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How do I remove rust on rolling mill?

I just noticed a little bit of rust starting on one of my rolling
mill rollers. Does anyone have experience cleaning rust off rollers?
How should I protect them in the future? I was spraying the rollers
regularly with spray lube which was fine for the dry environment I
used to live in. But I’m in a very moist climate now and I guess I
need something with more lube action? All suggestions gratefully accepted.

This brings up a very sore topic for me… Some time back someone
suggested soaking a slice of sponge with lubrication oil and shoving
it under the bottom wheel so when you use your rolling mill it
automatically oils itself. I thought this sounded slick so I did
it. Off to shows for 6 weeks and let the mill sit, covered with a
pillow case and with its little soaked sponge against the bottom
wheel. When we got back to production, I was totally shocked, sad
and even shed a tear that my lovely rolling mill had a rust spot
right where the sponge sat against it. Obviously it wasnt as oil
soaked as I thought or maybe there was moisture in the
sponge…either way I thought I better pass on that this tip may
have worked for some but I clearly did it incorrectly.

t lee

Hi there, take a round (about 0.25") very straight steel bar of the
exact width of the mill rolls, fold 600 emery cloth (also of the
width of the roll) once, lay the round bar in the fold. Close the
rolls just enough to squeeze the emery cloth not to hard, as if you
would mill the emery. The steel bar will block the emery and start to
clean your rolls while you keep on turning the mill (you’ll hear a
loud squeaking sound) Just grind until the rolls are smooth again.
Cheers Klaus

the best method i have found is to regularly clean your rollers with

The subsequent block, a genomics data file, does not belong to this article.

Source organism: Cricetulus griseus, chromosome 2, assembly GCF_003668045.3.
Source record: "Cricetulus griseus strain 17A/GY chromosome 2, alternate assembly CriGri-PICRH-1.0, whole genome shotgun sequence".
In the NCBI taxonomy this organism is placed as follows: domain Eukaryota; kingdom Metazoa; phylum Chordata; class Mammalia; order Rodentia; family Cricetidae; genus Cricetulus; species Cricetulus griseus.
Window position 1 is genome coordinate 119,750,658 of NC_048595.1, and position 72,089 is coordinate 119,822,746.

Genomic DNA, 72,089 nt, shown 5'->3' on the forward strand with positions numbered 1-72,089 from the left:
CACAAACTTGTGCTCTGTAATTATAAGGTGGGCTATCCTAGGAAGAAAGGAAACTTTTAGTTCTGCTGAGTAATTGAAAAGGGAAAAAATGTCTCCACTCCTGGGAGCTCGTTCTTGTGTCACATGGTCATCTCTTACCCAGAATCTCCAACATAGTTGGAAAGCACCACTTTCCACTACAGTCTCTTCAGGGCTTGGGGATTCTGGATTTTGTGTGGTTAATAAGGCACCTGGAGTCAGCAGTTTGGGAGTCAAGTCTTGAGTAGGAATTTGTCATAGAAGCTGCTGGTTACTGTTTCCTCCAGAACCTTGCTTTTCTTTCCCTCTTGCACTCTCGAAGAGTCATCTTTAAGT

WD40 and a piece of steel wool. this must be done REGULARLY,
meaning almost every day at the end of work. also make sure you
don’t leave little pieces of steel wool in the rollers, as that can
mess up your metal next time. so wipe them afterwards with a soft
rag you keep just for this purpose, as the rag will retain some WD40
in it as well…
joanna gollberg

 Does anyone have experience cleaning rust off rollers?

G’day’ If it is only a small amount, of rust then the best thing is
to get some 600 grit wet-n-dry paper and use a little light oil with
it. You won’t remove all the marks, but you will stop the rust
getting worse, and you can give a final polish with the very finest
paper you can buy, or use metal polish.

How should I protect them in the future? 

If you are in a very damp climate I would suggest a silicone thin
oil covering the rollers, wiped off with kerosene about once a week,
and re oiled. Cover the whole machine with a plastic bag, securing
the open end with string or elastic against the machine. But do
keep up the maintenance whether the rolls have been used or not, but
certainly clean and reoil after every use. – Cheers for now, John
Burgess; @John_Burgess2 of Mapua, Nelson NZ

I and another jeweler here have had a terrible experience with
natural gas fumes. He is a true metal smith and had all his stakes et
al rust in a garage apt. I have experienced some of that from floor
furnaces though vented and my stove when next to the workshop. Jay

Once you get the rust off the rollers, keep your rolling mill covered
when it’s not in use. I slip a 2-gallon Ziploc bag over mine and it
really keeps the rust off. Some people prefer fabric or
flannel-backed plastic but in a damp climate the mill should be covered.

The WD-40 is a good clean up, but like the last poster says you have
to keep it wiped continually, WD - 40 will make it rust. Clint

Yes, WD40 will keep your mill rolls from rusting. However, it is
VERY important to remember that WD40 is not technically a lubricant.
The “WD” in the product name is short for “water displacement”. Yes,
it will keep water and thus rust from mill parts. However, it does
not function well as a lubricant. For lubricating, and long-term
rust proofing, it may be better to use either petroleum or silicone
based “oils”. Continuous use of WD40 can have the deleterious effect
of “washing” out the lubricant on your mill.

Jim Small
Small Wonders